ORIANI, Haiti – Only shriveled carrots and potatoes grow in Carole Joseph’s small vegetable plot. The family’s chickens are long gone. She sold her only tools to buy food, then the wooden bed she shared with her children. The family now sleeps on the floor of their shack.
All that’s left to sell are the pots she uses to cook over a fire pit, when there’s something to eat.
The 28-year-old mother of four, is among roughly 1.5 million Haitians who can’t get nearly enough nutrition because of a yearslong drought that has spoiled harvests in her small mountain village and across large sections of the countryside.
“We get a little bit to eat and drink each day, but it’s never enough to get our strength back. I don’t know what to do anymore,” she said, her voice hoarse as she cradled her toddler twins, their hair brittle and taking on a yellowish tinge, signs of malnutrition.
For the last three years, a punishing drought has driven Haitians who were already barely getting by on marginal farmland even deeper into misery. Last year’s crop yields were the worst in 35 years in a country where more than two-thirds of people eke out a living from agriculture, many using archaic hand tools.
Many Haitians routinely go to bed hungry, and are heartbreakingly accustomed to privation and natural disasters. But the cumulative impact of this drought is so severe that Haiti is facing “unprecedented food insecurity,” according to the U.N. Office for the Coordination of Humanitarian Affairs.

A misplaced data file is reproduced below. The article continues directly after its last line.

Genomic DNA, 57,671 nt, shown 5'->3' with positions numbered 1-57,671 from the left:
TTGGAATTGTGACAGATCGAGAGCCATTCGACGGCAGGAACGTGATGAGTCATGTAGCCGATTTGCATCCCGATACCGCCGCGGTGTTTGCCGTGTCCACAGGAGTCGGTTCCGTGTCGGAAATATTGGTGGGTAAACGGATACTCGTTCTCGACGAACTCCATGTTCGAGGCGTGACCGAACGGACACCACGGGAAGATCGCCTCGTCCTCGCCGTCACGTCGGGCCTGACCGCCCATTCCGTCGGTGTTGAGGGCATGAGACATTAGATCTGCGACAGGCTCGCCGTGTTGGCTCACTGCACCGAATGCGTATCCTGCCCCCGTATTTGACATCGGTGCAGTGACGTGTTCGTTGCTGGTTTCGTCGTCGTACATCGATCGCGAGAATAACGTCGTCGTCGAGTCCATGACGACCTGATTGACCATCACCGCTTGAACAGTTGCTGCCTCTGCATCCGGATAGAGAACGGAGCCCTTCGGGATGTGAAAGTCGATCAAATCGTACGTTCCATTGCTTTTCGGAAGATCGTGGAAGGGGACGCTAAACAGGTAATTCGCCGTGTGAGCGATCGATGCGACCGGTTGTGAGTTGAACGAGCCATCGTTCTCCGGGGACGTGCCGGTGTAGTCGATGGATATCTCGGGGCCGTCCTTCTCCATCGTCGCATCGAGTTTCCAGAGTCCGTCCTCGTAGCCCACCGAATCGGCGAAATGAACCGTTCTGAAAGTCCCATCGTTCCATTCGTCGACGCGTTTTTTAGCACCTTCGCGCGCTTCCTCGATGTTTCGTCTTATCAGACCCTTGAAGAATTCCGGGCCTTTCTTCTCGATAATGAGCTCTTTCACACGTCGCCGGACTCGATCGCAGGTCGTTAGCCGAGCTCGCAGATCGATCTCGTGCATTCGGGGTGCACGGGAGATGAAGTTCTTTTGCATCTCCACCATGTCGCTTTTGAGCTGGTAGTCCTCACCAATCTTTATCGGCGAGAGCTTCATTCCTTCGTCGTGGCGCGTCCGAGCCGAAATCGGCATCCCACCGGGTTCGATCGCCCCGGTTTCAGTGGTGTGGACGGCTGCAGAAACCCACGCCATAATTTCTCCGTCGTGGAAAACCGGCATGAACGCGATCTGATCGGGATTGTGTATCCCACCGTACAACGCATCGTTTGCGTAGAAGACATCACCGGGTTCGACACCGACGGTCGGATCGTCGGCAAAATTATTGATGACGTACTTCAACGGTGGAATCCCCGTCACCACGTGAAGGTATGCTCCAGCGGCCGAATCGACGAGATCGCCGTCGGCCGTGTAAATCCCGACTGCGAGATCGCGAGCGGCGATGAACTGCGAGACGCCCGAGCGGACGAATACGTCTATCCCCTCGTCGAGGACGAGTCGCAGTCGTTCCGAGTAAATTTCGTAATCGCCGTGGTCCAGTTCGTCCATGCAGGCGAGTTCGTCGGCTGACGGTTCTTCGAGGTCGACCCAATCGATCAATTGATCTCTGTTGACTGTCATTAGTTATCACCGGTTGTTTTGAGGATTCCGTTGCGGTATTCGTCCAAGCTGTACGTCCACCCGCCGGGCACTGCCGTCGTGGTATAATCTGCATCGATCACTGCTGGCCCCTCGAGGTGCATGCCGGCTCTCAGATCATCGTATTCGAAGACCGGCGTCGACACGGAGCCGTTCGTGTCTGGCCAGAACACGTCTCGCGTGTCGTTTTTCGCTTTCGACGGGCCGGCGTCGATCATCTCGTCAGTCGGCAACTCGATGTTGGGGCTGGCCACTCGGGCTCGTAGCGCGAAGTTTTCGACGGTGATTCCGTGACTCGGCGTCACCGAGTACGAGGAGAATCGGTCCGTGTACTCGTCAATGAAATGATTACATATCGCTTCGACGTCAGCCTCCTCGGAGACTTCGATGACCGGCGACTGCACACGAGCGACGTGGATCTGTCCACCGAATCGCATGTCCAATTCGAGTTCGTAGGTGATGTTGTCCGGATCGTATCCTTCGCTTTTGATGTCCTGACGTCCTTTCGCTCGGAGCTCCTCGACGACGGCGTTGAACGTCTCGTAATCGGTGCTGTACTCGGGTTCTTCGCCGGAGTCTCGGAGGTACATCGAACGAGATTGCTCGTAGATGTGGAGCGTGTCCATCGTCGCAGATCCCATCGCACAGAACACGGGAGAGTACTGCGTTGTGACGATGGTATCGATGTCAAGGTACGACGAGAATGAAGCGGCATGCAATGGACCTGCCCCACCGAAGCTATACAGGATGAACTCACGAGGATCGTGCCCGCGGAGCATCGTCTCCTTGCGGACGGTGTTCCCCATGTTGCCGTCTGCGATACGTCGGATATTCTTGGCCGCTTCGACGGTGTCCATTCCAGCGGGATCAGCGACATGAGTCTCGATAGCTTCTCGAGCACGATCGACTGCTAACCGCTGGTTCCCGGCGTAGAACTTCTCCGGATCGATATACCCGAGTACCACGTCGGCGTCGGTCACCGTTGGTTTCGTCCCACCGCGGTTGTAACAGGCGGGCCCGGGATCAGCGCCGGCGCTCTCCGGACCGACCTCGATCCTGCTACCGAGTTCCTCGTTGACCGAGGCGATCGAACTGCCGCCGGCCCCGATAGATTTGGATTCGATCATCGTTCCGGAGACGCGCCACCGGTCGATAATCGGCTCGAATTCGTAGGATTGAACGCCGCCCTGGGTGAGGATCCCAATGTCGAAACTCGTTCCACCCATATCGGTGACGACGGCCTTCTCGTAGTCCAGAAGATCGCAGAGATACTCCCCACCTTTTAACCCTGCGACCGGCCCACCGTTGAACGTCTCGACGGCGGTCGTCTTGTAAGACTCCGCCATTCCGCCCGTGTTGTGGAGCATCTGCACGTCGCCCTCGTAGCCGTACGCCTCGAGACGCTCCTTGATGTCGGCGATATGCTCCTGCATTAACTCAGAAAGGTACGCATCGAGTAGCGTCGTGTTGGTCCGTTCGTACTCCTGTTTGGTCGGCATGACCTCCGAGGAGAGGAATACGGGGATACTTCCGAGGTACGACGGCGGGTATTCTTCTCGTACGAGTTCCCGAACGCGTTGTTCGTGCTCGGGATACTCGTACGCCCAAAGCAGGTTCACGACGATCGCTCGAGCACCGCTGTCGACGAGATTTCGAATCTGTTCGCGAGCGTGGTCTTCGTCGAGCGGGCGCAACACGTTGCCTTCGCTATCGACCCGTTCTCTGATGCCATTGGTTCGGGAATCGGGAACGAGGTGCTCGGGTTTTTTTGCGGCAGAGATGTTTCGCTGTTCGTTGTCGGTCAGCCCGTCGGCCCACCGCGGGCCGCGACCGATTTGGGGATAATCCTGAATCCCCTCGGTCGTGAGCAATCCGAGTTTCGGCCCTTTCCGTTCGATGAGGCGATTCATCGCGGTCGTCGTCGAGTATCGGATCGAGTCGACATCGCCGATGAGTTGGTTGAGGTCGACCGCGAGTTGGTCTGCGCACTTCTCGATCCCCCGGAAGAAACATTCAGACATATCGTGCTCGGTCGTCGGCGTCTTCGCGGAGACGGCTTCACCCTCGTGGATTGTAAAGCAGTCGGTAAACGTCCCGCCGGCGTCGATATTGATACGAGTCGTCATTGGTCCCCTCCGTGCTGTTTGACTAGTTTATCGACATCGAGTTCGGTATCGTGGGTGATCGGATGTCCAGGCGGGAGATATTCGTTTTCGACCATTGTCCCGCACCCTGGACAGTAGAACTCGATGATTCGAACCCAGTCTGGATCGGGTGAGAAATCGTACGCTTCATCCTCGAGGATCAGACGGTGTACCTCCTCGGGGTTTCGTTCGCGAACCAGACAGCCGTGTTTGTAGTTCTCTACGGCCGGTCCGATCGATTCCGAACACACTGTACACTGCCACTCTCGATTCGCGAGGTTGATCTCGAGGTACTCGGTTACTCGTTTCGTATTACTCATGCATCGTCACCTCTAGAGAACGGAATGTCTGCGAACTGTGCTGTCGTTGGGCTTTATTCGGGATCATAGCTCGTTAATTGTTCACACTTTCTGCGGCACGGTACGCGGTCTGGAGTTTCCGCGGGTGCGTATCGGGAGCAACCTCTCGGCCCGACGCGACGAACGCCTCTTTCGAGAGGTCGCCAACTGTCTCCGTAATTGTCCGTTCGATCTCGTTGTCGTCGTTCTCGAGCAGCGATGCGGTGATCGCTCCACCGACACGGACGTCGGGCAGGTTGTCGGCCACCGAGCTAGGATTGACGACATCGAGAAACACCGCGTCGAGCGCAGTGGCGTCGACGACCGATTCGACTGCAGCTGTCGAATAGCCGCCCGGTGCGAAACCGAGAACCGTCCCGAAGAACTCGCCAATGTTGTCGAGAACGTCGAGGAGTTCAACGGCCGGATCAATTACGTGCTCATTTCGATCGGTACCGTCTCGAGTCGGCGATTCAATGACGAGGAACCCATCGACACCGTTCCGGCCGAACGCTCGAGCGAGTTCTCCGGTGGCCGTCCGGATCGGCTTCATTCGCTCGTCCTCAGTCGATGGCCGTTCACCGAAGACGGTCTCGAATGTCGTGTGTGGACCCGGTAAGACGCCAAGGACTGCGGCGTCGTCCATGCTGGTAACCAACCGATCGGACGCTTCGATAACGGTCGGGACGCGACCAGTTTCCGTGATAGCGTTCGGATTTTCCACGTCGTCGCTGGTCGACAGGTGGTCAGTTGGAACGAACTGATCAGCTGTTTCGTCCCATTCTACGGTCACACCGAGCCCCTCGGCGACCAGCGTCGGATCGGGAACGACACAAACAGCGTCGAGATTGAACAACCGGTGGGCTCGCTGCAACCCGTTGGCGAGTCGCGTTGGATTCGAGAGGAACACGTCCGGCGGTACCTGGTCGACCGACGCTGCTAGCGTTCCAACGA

Over the last year, it’s worsened significantly with a strong El Nino weather phenomenon that’s been disrupting weather patterns across the globe, leaving many places in Latin America and the Caribbean stricken by drought. Cuba suffered its worst drought in over a century in 2015 and water rationing was ordered in Puerto Rico and elsewhere.
But few places are more vulnerable than Haiti, where 3.6 million of its 10.4 million people can’t afford the minimum daily calories, according to the U.N. World Food Program. Of those, 1.5 million are in urgent need of assistance, meaning they’re getting significantly less nutrition than what they need and are so underfed they become weak. That category of “severely food insecure” people has doubled in Haiti over the last six months, the agency said.
“This drought is a very dangerous situation. The pressures on people keep increasing,” said Haitian economist Kesner Pharel, noting that buying food makes up more than half of an average Haitian family’s budget.
Pharel said local agricultural production has contracted so severely over the last two years that 70 percent of the crops consumed in Haiti are now imported, up from roughly 50 percent in the past. As Haiti produces far less of the food it needs, the local currency is losing value and the cost of imports is rising, making everything pricier.
Officials say more rural families are being forced to join the decades-long exodus to cities. And diminishing calories means more children are vulnerable to infections like measles and any number of other diseases.
Wendy Bigham, country director of the U.N. World Food Program, said a growing number of farming families have been eating seed stock, seeking loans and selling items such as livestock and tools to get cash for food.
But “coping mechanisms such as reducing food consumption, selling assets and borrowing money are more and more difficult to sustain as the drought continues year after year,” she said.